Dan Rather, the formidable former anchor of CBS Evening News and current host of The News with Dan Rather on The Young Turks Network, has become a frequent target of far-right media in recent years. Breitbart has mocked Rather's "great sadness" about the future with President Trump, and The Western Journal dismissed his declaration that the president is "mean as a wolverine" (their argument: "Not only is 'Wolverine' one of the coolest superheroes in the Marvel Comics universe, the animal itself is best known as being absolutely fearless and ferocious if the need arises"). The 86-year-old news veteran certainly has not been shy in calling the state of America bleak, but as he told Columbia Journalism Review in an interview published Monday, "I'm an optimist by nature and by experience, and I do think we'll get through it."

Rather goes on to explain why he thinks the future could be bright yet:

We need to stop, think, work, particularly those of us in journalism. You used the word "bleak." I think, seen from one perspective, that at least in the short- to medium-term, it could get pretty bleak.

Right now, there's very little check on Trump. The modern presidency has tremendous power, if whoever leads it chooses to use that power, to discredit and cripple the press. Trump is demonstrating right now that he has no inhibitions about using the full power of the presidency for his own partisan political advantage. So short- to medium-term, yeah, I think it could get pretty bleak. […] I do think we'll get through it and come out the other end. Maybe with a better and stronger understanding of and commitment to what the value of quality journalism can be in a society such as ours. [Columbia Journalism Review]

Read the full interview, and why Rather believes Trump's hatred of the media is distinctly different than former President Richard Nixon's, at CJR. Jeva Lange

June 21, 2018

There are plenty of people who would find it extremely difficult to muster up any pity for Donald Trump Jr., the eldest child of the president. Still, the GQ profile of Junior published Thursday makes a pretty compelling case — from his birth through his engagement through the end of his marriage. "Maybe he's not an intellectual, but he tried to be useful for his family," was how one insider gently put it. "I feel bad for him, honestly."

Here are four of the most depressing details in the profile, which you can read in full here. Jeva Lange

His parents dashed off to other engagements as soon as he was born.

That evening he was born, little Don was left by his parents to the care of the hospital's nursery. His father headed home to celebrate New Year's Eve, while Ivana put a boa and a mink over her hospital gown and went to visit a girlfriend recovering from back surgery on another floor of the hospital. [GQ]

His father didn't want to give him his name.

“You can't do that!" Trump is quoted as saying in Ivana's memoir, Raising Trump. "What if he's a loser?" [GQ]

When his parents were getting divorced, they had a spat over who had to raise him.

... [Donald] Trump, looking for some leverage by announcing that he was going to keep Don and raise him alone.

"Okay, keep him," Ivana said she told him. "I have two other kids to raise."

A few minutes later — his bluff out-bluffed — Trump ordered his boy to be taken back upstairs. [GQ]

He had the most unromantic engagement ever to Vanessa Haydon.

Despite his father's hand in their coupling, Don earned a scolding from his dad over the way he proposed — a Trumpian publicity stunt in which he scored a free engagement ring by popping the question in a jewelry store at the Short Hills mall in New Jersey. [GQ]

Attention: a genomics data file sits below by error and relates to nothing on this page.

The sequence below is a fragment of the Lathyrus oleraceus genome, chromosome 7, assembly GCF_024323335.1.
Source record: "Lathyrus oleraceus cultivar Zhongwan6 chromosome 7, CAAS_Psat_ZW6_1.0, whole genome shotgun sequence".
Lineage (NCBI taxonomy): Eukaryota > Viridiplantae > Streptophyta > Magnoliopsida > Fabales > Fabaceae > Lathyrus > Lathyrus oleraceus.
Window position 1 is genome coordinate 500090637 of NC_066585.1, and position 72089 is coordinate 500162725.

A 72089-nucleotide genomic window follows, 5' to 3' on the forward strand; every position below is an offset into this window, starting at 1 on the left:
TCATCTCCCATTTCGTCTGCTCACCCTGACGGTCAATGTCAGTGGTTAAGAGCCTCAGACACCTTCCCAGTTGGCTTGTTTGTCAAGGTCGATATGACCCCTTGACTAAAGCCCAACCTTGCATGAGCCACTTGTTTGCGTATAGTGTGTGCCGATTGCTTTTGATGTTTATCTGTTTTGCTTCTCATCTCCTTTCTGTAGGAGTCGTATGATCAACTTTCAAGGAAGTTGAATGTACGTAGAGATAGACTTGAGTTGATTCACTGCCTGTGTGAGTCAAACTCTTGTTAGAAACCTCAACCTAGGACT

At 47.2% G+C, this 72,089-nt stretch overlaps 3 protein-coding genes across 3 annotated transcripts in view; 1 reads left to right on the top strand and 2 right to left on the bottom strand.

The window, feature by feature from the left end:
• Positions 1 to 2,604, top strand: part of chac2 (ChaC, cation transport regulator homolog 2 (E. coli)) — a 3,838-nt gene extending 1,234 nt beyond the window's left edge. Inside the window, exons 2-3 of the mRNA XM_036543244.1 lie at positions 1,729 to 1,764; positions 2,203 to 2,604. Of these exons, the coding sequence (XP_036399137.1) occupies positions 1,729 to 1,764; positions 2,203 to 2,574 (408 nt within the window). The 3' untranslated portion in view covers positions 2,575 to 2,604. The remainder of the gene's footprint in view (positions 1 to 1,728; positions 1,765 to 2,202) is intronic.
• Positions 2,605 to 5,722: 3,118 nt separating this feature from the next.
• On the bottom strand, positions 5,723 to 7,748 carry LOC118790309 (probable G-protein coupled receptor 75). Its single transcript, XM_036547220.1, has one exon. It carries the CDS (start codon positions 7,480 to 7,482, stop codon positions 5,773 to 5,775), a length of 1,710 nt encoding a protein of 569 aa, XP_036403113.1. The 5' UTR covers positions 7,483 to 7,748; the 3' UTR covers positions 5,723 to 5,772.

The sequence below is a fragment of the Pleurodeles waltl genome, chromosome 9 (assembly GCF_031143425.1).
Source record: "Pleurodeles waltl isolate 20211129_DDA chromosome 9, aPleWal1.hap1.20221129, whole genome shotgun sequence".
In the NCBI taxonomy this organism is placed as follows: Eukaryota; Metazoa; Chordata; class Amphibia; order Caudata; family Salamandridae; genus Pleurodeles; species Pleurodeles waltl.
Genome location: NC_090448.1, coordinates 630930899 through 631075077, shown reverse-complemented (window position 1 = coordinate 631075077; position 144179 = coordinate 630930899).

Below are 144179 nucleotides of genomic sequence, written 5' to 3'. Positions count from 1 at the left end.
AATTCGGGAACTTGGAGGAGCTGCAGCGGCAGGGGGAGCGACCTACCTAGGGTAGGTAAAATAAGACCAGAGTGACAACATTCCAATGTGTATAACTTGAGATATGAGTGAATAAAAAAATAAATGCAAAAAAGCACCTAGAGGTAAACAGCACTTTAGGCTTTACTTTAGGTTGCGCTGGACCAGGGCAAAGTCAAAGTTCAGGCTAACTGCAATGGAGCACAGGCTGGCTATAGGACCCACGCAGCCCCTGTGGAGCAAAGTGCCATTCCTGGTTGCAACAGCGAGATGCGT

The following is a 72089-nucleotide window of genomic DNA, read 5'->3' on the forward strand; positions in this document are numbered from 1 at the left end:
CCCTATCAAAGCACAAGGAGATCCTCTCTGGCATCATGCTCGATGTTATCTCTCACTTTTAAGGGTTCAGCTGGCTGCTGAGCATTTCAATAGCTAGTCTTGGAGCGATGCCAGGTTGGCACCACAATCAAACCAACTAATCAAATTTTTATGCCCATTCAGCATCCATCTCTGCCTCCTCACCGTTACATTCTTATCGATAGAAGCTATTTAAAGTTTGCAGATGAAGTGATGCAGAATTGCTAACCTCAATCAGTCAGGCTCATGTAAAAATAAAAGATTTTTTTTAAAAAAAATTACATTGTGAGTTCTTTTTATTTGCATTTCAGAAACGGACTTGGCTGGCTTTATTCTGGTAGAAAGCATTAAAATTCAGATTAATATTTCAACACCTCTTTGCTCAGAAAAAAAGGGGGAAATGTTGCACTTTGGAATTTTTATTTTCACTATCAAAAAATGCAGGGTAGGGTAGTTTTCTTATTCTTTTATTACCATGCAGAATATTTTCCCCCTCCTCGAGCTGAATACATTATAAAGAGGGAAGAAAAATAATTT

June 20, 2018

The U.S. government continues to house migrant children in private facilities that have a history of facing disturbing allegations of sexual and physical abuse, as well as neglect and poor medical supervision, The Texas Tribune has learned. The children housed in such facilities include the thousands of minors who have been separated from their parents at the border under the Trump administration's new "zero tolerance" policy.

At a Southwest Key Programs facility in San Benito, Texas, inspectors found some 246 violations, including an employee who showed up to work drunk, and shampoo dispensers filled with hand sanitizer; the same company operates a converted Walmart in Brownsville that holds more than 1,000 children. Another shelter, the Shiloh Treatment Center, has been awarded $26 million from the Office of Refugee Resettlement since 2013, although Maribel Bernardez claims it administered psychotropic drugs to her 9-year-old son without her consent and despite her protests. At a temporary facility in Florida, an employee asked a 15-year-old boy for a pornographic video of himself; although that specific shelter was shut down in 2017, it reopened in February, being awarded $30 million after its population doubled to 1,000 children.

There are apparently hundreds of such stories:

In Texas, where the resettlement agency awarded the majority of the grants, state inspectors have cited homes with more than 400 deficiencies, about one-third of them serious.

Allegations included staff members' failure to seek medical attention for children. One had a burn, another a broken wrist, a third a sexually transmitted disease. In another shelter, staff gave a child medicine to which she was allergic, despite a warning on her medical bracelet. Inspectors also cited homes for "inappropriate contact" between children and staff, including a case in which a staff member gave children a pornographic magazine. [The Texas Tribune]

Read the full investigation at The Texas Tribune. Jeva Lange

June 15, 2018

Actress and cosplay show host Chloe Dykstra has written an essay in which she accuses an ex-boyfriend, assumed to be Chris Hardwick, of emotional and sexual abuse. "In my early twenties, I was a vibrant, goofy kid who loved video games, Doctor Who, dressing up in cosplay with my friends, and karaoke nights," Dykstra writes, saying that her life changed when she "met someone at a convention and ended up falling for a man almost 20 years my senior." Dykstra claims that within weeks the man had established rules for her, including that she not go out at night, drink alcohol, have male friends, or speak in public places where they might be overheard.

Dykstra also describes the man sexually assaulting her: "Every night, I laid there for him, occasionally in tears," she writes. writes that a number of details in Dykstra's post corroborate the belief that the man being referenced is Hardwick, a TV personality and the founder of Nerdist Industries. Dykstra writes that she eventually left him "after three years of being snapped/yelled at constantly, very rarely being shown any affection." She claims that after the breakup, the man "made calls to several companies I received regular work from to get me fired by threatening to never work with them. He succeeded. I was blacklisted."

In her conclusion, Dykstra writes: "One of my favorite quotes comes from Bojack Horseman: 'You know, it's funny; when you look at someone through rose-colored glasses, all the red flags just look like flags.' Please, please, keep an eye out for those red flags." Read her entire post at Medium here. Jeva Lange